Now that the holiday season is in full swing, you might want to plan to experience a traditional 1904 old-fashioned Christmas! The Lanesfield School Country Christmas is a perfect way to get in the spirit.

All ages will enjoy celebrating a traditional community Christmas with letter writing to Santa, practicing their penmanship using the old-fashioned nib pen and inkwell, and creating their very own ornament as a remembrance. There will even be a gift shop where old-fashioned treasures for Christmas stockings may be purchased.

This free event is set for 1 to 5 p.m. Nov. 24, 30 and Fridays in Saturdays throughout December. Saturday, Dec. 8 will be a special day as a Christmas concert in the schoolhouse will be performed by the Edgerton Rainbow Connection Children’s Choir. The performance will begin at 1:30 pm, followed by a visit from Santa, crafts, and free refreshments. Be sure to bring your camera!

Operated by Johnson County Museum, the Lanesfield Historic Site, 18745 S. Dillie Rd., Edgerton, features a one-room limestone schoolhouse, the last remaining structure in the bygone town of Lanesfield. The schoolhouse has been listed on the National Register of Historic Places since 1988.

The Johnson County Museum is a department of the Johnson County Park & Recreation District.

For more information about the holiday program, or to register a group of ten or more, contact the museum at 913-715-2570.

Board of Canvassers approves official election results
November 19, 2018

The 2018 Fall General Election results were finalized Thursday, Nov. 15, by the Johnson County Board of Canvassers after the addition of more than 5,600 provisional ballots that had been approved by the board on Wednesday.

Johnson County Election Commissioner Ronnie Metsker said the November elections set three records:

  • Most registered voters at 419,403.
  • Most ballots cast in a gubernatorial election at 272,231.
  • Highest voter turnout in a gubernatorial election at 65 percent.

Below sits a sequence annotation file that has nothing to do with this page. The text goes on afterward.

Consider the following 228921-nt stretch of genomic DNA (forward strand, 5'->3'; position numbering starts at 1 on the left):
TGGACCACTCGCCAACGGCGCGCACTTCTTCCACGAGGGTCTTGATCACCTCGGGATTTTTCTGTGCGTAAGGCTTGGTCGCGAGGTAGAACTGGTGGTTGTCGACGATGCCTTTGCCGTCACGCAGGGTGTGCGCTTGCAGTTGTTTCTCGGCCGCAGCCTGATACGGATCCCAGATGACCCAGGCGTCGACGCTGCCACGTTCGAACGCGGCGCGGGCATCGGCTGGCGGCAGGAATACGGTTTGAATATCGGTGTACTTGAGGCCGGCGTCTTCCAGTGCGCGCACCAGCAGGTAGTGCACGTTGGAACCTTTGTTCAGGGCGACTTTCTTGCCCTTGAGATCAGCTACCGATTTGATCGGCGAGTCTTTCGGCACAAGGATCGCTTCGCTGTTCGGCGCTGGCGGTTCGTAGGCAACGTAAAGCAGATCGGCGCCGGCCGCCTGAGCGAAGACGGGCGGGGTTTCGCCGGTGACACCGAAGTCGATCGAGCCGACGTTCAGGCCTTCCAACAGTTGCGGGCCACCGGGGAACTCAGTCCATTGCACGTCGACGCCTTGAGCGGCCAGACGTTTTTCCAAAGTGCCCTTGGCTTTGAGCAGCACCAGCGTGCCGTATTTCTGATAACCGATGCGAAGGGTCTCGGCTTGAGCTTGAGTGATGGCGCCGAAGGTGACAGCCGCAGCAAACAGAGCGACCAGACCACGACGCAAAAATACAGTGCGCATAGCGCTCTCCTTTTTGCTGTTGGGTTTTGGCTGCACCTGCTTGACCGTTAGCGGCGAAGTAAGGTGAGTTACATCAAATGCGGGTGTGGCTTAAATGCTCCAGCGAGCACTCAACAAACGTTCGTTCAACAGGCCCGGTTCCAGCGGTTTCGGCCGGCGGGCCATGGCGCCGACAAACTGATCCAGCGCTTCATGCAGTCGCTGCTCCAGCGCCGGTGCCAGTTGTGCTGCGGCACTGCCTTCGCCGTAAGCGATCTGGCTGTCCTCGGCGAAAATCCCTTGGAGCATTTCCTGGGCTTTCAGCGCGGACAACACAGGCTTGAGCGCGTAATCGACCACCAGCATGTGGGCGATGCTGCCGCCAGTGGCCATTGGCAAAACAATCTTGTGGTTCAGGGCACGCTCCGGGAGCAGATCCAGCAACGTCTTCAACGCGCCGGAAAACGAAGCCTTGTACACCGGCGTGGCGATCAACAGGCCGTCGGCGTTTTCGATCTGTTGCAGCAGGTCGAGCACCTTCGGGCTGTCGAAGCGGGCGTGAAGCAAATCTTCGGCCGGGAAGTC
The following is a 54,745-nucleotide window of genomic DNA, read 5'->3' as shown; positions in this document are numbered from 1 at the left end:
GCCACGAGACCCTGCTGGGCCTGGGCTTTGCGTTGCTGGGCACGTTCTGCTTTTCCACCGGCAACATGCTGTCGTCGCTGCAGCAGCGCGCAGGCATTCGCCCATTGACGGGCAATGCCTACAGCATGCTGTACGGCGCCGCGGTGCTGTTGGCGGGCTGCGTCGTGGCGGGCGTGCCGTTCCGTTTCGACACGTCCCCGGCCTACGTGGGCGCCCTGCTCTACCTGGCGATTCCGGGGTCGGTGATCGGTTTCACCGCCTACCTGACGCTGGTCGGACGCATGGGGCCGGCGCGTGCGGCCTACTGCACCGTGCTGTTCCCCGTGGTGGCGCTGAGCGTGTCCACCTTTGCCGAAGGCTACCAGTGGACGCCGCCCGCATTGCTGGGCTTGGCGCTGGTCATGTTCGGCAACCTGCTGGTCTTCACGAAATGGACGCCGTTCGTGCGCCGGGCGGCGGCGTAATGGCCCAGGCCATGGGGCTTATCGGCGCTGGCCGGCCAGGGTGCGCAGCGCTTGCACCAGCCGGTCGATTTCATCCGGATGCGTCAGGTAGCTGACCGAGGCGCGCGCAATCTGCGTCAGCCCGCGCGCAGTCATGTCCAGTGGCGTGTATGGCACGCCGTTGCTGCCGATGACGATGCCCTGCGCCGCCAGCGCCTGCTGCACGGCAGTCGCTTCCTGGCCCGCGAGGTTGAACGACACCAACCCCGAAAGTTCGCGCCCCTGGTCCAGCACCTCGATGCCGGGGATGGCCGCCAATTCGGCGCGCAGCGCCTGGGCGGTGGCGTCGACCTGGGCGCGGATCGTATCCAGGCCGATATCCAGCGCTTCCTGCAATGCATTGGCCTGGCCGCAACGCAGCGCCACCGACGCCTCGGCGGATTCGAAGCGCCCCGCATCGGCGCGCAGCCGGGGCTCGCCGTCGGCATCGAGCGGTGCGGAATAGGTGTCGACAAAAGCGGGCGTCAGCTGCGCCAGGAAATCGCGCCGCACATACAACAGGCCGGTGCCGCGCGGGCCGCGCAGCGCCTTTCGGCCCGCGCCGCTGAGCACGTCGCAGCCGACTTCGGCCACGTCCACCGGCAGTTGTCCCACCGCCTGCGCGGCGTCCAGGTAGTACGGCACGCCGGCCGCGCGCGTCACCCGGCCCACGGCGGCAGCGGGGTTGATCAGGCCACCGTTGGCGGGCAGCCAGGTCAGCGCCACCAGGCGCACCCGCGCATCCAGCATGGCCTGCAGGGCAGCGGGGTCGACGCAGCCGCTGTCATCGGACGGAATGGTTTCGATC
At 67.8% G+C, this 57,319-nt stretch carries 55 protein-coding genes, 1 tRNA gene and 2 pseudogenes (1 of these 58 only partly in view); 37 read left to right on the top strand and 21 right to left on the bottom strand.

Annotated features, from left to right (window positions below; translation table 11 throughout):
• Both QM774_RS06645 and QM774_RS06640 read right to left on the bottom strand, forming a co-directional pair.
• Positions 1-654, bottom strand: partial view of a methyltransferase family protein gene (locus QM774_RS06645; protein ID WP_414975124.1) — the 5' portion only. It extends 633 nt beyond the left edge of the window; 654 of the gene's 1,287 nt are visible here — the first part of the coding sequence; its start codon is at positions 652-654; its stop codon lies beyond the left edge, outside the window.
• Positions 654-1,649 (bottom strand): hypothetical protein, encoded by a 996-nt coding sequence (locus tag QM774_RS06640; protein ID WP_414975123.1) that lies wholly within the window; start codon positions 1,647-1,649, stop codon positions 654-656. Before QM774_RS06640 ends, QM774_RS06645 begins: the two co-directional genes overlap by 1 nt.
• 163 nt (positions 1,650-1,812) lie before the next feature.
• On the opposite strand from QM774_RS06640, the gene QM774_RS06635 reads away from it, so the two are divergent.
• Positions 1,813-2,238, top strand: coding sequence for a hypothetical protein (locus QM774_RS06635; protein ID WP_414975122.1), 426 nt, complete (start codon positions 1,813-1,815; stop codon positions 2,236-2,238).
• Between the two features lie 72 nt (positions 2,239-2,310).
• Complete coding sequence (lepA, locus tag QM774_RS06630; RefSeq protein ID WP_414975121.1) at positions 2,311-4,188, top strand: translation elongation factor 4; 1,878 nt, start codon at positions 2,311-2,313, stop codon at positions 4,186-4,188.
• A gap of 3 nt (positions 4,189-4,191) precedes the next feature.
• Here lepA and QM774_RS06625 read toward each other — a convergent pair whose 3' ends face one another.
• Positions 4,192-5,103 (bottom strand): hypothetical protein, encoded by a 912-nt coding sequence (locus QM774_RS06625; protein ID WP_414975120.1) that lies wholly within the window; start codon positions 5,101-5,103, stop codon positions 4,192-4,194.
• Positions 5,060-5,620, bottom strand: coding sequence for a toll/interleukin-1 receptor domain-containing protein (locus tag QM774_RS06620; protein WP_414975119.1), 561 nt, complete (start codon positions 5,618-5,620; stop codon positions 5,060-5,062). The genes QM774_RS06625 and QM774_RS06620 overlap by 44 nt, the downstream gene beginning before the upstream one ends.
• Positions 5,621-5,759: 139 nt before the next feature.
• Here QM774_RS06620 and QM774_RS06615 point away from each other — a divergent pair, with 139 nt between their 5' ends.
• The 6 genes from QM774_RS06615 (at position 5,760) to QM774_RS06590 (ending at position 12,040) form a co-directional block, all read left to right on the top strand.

The voting in the county on Nov. 6 occurred in national mid-term elections that found gubernatorial elections in 36 states, including Kansas. The 2016 presidential elections, with 298,000 voters casting ballots, had a 73 percent voter turnout.

“This election was much like a presidential election,” Metsker said.

The voter turnout in the 2014 gubernatorial elections was 51 percent with 194,052 ballots being cast, including 62,098 ballots by advance voting or 32 percent of the total count.

Advance voting remained popular in the 2018 elections with 145,042 voters using that option, representing 53 percent of the total votes. Advance voting in the 2016 elections totaled 180,657 ballots, making up 61 percent of the total votes.

On Thursday, the Board of Canvassers received a final report, totaling 30 pages, detailing the official final results for review and certification.

The elections on Nov. 6 ended with close races in the 14th District, 25th District and 48th District in the Kansas House of Representatives along with the 4th District for the Johnson County Board of Commissioners (BOCC). The frontrunners in all four elections were declared winners following the canvass in the official final results

The swearing in ceremonies of state lawmakers, both new and re-elected incumbents, will occur Jan. 14, 2019, with the convening of the Kansas Legislature at the Capitol Building in Topeka.

Two new members, both women, in the 1st and 4th Districts along with two re-elected members in the 5th District and at-large chairmanship of the BOCC will also take the oath of office on Jan. 14 at ceremonies in the board’s hearing room in the Johnson County Administration Building, 111 South Cherry St., downtown Olathe.

Determining the winners of four other races was more unique. One election involved the selection of the Gardner Township Clerk. The winner won by write-in voting.